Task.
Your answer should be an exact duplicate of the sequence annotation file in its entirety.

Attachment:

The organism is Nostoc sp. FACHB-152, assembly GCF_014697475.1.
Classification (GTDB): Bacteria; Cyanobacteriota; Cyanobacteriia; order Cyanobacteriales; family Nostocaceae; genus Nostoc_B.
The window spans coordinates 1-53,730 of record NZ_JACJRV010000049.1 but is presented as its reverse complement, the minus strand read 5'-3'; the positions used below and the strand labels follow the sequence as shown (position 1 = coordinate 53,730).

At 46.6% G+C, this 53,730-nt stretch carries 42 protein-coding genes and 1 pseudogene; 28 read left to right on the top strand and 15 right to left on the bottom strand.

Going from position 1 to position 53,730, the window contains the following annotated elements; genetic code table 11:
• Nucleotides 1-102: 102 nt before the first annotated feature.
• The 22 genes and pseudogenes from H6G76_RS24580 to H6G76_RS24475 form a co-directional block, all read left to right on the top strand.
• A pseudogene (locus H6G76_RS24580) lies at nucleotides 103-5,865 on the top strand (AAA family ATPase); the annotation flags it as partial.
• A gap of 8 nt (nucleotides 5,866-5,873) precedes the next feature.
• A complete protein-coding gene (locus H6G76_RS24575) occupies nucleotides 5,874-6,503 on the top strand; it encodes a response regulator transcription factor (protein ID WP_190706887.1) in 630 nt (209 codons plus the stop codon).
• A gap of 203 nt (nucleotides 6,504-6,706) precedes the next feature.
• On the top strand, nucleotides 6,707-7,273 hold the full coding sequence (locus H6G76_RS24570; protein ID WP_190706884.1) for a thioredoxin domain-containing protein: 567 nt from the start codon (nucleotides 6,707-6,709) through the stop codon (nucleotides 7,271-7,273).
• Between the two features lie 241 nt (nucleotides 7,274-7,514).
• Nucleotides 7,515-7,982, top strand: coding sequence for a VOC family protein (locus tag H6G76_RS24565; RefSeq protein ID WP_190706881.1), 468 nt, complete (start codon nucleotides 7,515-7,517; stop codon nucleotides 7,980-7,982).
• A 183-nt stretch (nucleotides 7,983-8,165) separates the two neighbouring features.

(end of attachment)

The organism is Nostoc sp. FACHB-152, assembly GCF_014697475.1.
Classification (GTDB): Bacteria; Cyanobacteriota; Cyanobacteriia; order Cyanobacteriales; family Nostocaceae; genus Nostoc_B.
The window spans coordinates 1-53,730 of record NZ_JACJRV010000049.1 but is presented as its reverse complement, the minus strand read 5'-3'; the positions used below and the strand labels follow the sequence as shown (position 1 = coordinate 53,730).

At 46.6% G+C, this 53,730-nt stretch carries 42 protein-coding genes and 1 pseudogene; 28 read left to right on the top strand and 15 right to left on the bottom strand.

Going from position 1 to position 53,730, the window contains the following annotated elements; genetic code table 11:
• Nucleotides 1-102: 102 nt before the first annotated feature.
• The 22 genes and pseudogenes from H6G76_RS24580 to H6G76_RS24475 form a co-directional block, all read left to right on the top strand.
• A pseudogene (locus H6G76_RS24580) lies at nucleotides 103-5,865 on the top strand (AAA family ATPase); the annotation flags it as partial.
• A gap of 8 nt (nucleotides 5,866-5,873) precedes the next feature.
• A complete protein-coding gene (locus H6G76_RS24575) occupies nucleotides 5,874-6,503 on the top strand; it encodes a response regulator transcription factor (protein ID WP_190706887.1) in 630 nt (209 codons plus the stop codon).
• A gap of 203 nt (nucleotides 6,504-6,706) precedes the next feature.
• On the top strand, nucleotides 6,707-7,273 hold the full coding sequence (locus H6G76_RS24570; protein ID WP_190706884.1) for a thioredoxin domain-containing protein: 567 nt from the start codon (nucleotides 6,707-6,709) through the stop codon (nucleotides 7,271-7,273).
• Between the two features lie 241 nt (nucleotides 7,274-7,514).
• Nucleotides 7,515-7,982, top strand: coding sequence for a VOC family protein (locus tag H6G76_RS24565; RefSeq protein ID WP_190706881.1), 468 nt, complete (start codon nucleotides 7,515-7,517; stop codon nucleotides 7,980-7,982).
• A 183-nt stretch (nucleotides 7,983-8,165) separates the two neighbouring features.